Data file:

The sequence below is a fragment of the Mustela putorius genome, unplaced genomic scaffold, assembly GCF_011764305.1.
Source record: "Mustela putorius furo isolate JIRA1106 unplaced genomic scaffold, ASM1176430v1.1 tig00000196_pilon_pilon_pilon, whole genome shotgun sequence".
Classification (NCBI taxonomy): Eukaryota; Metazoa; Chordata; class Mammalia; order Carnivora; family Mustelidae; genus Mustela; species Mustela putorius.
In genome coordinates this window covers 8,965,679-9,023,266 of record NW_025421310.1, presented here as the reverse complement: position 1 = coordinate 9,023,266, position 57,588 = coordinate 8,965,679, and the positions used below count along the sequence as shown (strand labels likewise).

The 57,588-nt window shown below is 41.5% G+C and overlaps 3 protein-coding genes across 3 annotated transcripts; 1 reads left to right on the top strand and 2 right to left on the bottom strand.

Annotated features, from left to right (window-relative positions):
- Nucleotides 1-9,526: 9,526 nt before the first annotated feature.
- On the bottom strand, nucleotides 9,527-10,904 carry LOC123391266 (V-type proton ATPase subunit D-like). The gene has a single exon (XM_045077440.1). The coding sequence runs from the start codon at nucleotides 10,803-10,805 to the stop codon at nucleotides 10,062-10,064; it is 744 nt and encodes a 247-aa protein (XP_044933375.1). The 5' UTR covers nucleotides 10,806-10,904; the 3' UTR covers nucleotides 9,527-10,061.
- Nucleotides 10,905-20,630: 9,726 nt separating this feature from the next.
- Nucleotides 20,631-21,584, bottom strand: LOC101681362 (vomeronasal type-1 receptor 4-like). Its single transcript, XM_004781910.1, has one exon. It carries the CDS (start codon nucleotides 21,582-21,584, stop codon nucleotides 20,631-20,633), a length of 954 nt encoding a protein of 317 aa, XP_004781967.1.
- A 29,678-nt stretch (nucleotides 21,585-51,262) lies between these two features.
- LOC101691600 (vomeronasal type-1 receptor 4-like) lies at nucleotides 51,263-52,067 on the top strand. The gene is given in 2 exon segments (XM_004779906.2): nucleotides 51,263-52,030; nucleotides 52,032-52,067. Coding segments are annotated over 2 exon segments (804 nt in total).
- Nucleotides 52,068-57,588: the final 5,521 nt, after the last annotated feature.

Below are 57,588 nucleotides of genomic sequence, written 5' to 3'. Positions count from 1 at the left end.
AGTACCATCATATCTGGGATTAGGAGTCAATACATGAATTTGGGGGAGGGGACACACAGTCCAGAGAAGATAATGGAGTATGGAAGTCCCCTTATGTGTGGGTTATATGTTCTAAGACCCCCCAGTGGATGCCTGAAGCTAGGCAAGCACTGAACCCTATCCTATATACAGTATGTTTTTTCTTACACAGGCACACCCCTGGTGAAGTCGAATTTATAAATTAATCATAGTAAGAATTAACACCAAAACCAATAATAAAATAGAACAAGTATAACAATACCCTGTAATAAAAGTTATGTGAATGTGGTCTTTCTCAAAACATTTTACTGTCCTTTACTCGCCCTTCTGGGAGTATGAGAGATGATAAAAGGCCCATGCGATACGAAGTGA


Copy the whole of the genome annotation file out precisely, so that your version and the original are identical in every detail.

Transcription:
The sequence below is a fragment of the Mustela putorius genome, unplaced genomic scaffold, assembly GCF_011764305.1.
Source record: "Mustela putorius furo isolate JIRA1106 unplaced genomic scaffold, ASM1176430v1.1 tig00000196_pilon_pilon_pilon, whole genome shotgun sequence".
Classification (NCBI taxonomy): Eukaryota; Metazoa; Chordata; class Mammalia; order Carnivora; family Mustelidae; genus Mustela; species Mustela putorius.
In genome coordinates this window covers 8,965,679-9,023,266 of record NW_025421310.1, presented here as the reverse complement: position 1 = coordinate 9,023,266, position 57,588 = coordinate 8,965,679, and the positions used below count along the sequence as shown (strand labels likewise).

The 57,588-nt window shown below is 41.5% G+C and overlaps 3 protein-coding genes across 3 annotated transcripts; 1 reads left to right on the top strand and 2 right to left on the bottom strand.

Annotated features, from left to right (window-relative positions):
- Nucleotides 1-9,526: 9,526 nt before the first annotated feature.
- On the bottom strand, nucleotides 9,527-10,904 carry LOC123391266 (V-type proton ATPase subunit D-like). The gene has a single exon (XM_045077440.1). The coding sequence runs from the start codon at nucleotides 10,803-10,805 to the stop codon at nucleotides 10,062-10,064; it is 744 nt and encodes a 247-aa protein (XP_044933375.1). The 5' UTR covers nucleotides 10,806-10,904; the 3' UTR covers nucleotides 9,527-10,061.
- Nucleotides 10,905-20,630: 9,726 nt separating this feature from the next.
- Nucleotides 20,631-21,584, bottom strand: LOC101681362 (vomeronasal type-1 receptor 4-like). Its single transcript, XM_004781910.1, has one exon. It carries the CDS (start codon nucleotides 21,582-21,584, stop codon nucleotides 20,631-20,633), a length of 954 nt encoding a protein of 317 aa, XP_004781967.1.
- A 29,678-nt stretch (nucleotides 21,585-51,262) lies between these two features.
- LOC101691600 (vomeronasal type-1 receptor 4-like) lies at nucleotides 51,263-52,067 on the top strand. The gene is given in 2 exon segments (XM_004779906.2): nucleotides 51,263-52,030; nucleotides 52,032-52,067. Coding segments are annotated over 2 exon segments (804 nt in total).
- Nucleotides 52,068-57,588: the final 5,521 nt, after the last annotated feature.

Below are 57,588 nucleotides of genomic sequence, written 5' to 3'. Positions count from 1 at the left end.
AGTACCATCATATCTGGGATTAGGAGTCAATACATGAATTTGGGGGAGGGGACACACAGTCCAGAGAAGATAATGGAGTATGGAAGTCCCCTTATGTGTGGGTTATATGTTCTAAGACCCCCCAGTGGATGCCTGAAGCTAGGCAAGCACTGAACCCTATCCTATATACAGTATGTTTTTTCTTACACAGGCACACCCCTGGTGAAGTCGAATTTATAAATTAATCATAGTAAGAATTAACACCAAAACCAATAATAAAATAGAACAAGTATAACAATACCCTGTAATAAAAGTTATGTGAATGTGGTCTTTCTCAAAACATTTTACTGTCCTTTACTCGCCCTTCTGGGAGTATGAGAGATGATAAAAGGCCCATGCGATACGAAGTGA